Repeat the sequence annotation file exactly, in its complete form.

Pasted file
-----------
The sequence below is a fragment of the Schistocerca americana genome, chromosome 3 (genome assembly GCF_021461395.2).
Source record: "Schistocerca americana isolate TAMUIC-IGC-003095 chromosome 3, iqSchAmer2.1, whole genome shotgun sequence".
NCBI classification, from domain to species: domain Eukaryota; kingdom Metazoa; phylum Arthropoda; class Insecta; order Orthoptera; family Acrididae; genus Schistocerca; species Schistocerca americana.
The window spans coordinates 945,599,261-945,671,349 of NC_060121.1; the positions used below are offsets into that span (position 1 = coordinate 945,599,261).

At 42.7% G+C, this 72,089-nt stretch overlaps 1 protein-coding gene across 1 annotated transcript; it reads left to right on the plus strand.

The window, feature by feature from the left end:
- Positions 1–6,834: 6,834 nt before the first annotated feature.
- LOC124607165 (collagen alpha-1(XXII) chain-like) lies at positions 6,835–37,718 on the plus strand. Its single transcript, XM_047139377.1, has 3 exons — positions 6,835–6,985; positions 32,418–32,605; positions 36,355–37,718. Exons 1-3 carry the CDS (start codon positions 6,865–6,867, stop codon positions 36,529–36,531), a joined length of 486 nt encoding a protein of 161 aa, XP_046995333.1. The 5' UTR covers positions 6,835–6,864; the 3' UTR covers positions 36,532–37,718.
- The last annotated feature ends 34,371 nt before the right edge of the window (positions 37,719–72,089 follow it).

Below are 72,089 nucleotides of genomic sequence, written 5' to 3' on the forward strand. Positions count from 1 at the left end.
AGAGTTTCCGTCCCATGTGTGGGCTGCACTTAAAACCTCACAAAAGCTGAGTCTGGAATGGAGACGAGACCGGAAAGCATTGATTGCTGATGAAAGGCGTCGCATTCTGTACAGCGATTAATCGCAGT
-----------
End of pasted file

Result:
The sequence below is a fragment of the Schistocerca americana genome, chromosome 3 (genome assembly GCF_021461395.2).
Source record: "Schistocerca americana isolate TAMUIC-IGC-003095 chromosome 3, iqSchAmer2.1, whole genome shotgun sequence".
NCBI classification, from domain to species: domain Eukaryota; kingdom Metazoa; phylum Arthropoda; class Insecta; order Orthoptera; family Acrididae; genus Schistocerca; species Schistocerca americana.
The window spans coordinates 945,599,261-945,671,349 of NC_060121.1; the positions used below are offsets into that span (position 1 = coordinate 945,599,261).

At 42.7% G+C, this 72,089-nt stretch overlaps 1 protein-coding gene across 1 annotated transcript; it reads left to right on the plus strand.

The window, feature by feature from the left end:
- Positions 1–6,834: 6,834 nt before the first annotated feature.
- LOC124607165 (collagen alpha-1(XXII) chain-like) lies at positions 6,835–37,718 on the plus strand. Its single transcript, XM_047139377.1, has 3 exons — positions 6,835–6,985; positions 32,418–32,605; positions 36,355–37,718. Exons 1-3 carry the CDS (start codon positions 6,865–6,867, stop codon positions 36,529–36,531), a joined length of 486 nt encoding a protein of 161 aa, XP_046995333.1. The 5' UTR covers positions 6,835–6,864; the 3' UTR covers positions 36,532–37,718.
- The last annotated feature ends 34,371 nt before the right edge of the window (positions 37,719–72,089 follow it).

Below are 72,089 nucleotides of genomic sequence, written 5' to 3' on the forward strand. Positions count from 1 at the left end.
AGAGTTTCCGTCCCATGTGTGGGCTGCACTTAAAACCTCACAAAAGCTGAGTCTGGAATGGAGACGAGACCGGAAAGCATTGATTGCTGATGAAAGGCGTCGCATTCTGTACAGCGATTAATCGCAGT